Every quarter it happens: earnings are announced and the markets look for patterns and other telling bits of information. The most recent information seems to say a lot about emerging markets and how investors can get exposure to them by using exchange traded funds (ETFs).
The news is this: companies that are growing are relying on overseas markets instead of hoping that the American consumer is suddenly going to let loose with the cash. Ron McNeil for MarketPlace reports that Merck (NYSE: MRK), for example, says it now gets 18 % of revenue from emerging markets. [Consumer ETFs Get a Lift from Emerging Markets.]
Merck isn’t alone – the same goes for Dow Chemical (NYSE: DOW), Procter & Gamble (NYSE: PG), Caterpillar (NYSE: CAT), McDonald’s (NYSE: MCD) and many others.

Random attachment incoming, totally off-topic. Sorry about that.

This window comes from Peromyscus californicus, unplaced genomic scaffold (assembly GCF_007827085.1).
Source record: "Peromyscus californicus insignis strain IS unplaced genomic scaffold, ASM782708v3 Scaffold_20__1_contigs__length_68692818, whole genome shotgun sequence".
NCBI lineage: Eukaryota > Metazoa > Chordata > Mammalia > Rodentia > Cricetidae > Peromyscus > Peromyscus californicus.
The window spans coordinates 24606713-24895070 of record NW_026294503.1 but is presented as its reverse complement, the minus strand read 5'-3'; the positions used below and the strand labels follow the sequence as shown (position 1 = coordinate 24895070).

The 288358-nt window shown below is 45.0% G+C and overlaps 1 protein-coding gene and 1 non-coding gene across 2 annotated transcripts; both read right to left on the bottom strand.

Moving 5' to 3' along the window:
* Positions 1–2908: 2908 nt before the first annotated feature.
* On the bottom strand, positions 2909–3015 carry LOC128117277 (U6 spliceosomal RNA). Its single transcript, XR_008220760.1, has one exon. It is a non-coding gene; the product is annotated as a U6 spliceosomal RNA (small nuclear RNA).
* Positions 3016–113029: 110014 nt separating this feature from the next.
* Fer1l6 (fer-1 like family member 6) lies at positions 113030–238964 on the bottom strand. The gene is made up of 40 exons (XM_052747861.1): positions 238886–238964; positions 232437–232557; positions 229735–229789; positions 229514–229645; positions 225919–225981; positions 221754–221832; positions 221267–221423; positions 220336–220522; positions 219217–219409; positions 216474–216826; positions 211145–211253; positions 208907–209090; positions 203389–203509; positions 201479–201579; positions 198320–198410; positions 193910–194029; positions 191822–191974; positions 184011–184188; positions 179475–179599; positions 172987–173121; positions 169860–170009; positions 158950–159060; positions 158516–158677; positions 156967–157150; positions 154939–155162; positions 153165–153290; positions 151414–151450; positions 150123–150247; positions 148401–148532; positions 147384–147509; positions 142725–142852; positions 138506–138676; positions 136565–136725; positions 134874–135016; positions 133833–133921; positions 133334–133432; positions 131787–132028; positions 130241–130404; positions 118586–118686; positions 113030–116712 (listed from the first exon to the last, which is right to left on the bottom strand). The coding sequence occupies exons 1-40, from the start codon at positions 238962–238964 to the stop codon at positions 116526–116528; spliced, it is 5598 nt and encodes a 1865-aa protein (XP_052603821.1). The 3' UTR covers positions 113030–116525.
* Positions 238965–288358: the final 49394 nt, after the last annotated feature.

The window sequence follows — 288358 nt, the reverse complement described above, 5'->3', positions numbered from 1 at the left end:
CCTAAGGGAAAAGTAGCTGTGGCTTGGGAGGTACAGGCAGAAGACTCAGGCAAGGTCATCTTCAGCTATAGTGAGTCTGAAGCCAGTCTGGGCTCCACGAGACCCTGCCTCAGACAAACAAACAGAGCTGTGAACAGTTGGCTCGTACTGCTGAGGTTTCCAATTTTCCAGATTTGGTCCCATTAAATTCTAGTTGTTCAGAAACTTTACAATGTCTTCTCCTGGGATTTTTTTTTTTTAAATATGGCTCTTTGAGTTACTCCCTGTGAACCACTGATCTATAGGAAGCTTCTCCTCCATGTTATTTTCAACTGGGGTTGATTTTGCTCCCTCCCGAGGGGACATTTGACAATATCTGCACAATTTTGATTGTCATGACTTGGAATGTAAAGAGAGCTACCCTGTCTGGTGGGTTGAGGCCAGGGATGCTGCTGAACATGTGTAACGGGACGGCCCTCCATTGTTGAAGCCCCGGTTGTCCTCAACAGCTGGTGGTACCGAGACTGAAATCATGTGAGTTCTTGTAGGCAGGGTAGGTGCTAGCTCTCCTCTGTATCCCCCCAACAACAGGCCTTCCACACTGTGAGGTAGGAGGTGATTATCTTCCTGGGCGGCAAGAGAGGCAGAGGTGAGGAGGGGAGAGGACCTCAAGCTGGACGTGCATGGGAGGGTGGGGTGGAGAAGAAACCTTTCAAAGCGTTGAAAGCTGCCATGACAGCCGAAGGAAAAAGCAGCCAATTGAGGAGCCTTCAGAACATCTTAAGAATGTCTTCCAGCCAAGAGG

What gives? Reasons include:
- Emerging markets are starting out so small that any growth is big growth. Considering the billions of people in countries like China and India, those new buyers will make a big splash.
- The United States is becoming less of a factor in the world’s market; by 2040, India and China are forecast to be 51% of the world’s market.
- Emerging nations are building up their infrastructure. When that happens, consumer growth in these markets could skyrocket.
Does that mean the United States is dead? No. In fact, this overseas growth is beneficial in that it makes up for the slack and keeps our companies strong.
When you’re looking for emerging market ETFs in the ETF Analyzer, consider those that hold domestic companies, including those listed above, for exposure. As we’ve seen, it’s not just companies domiciled in those regions that are benefiting from the growth. [Jack Bogle’s Take On International ETFs.]
Tisha Guerrero contributed to this article.
The opinions and forecasts expressed herein are solely those of Tom Lydon, and may not actually come to pass. Information on this site should not be used or construed as an offer to sell, a solicitation of an offer to buy, or a recommendation for any product.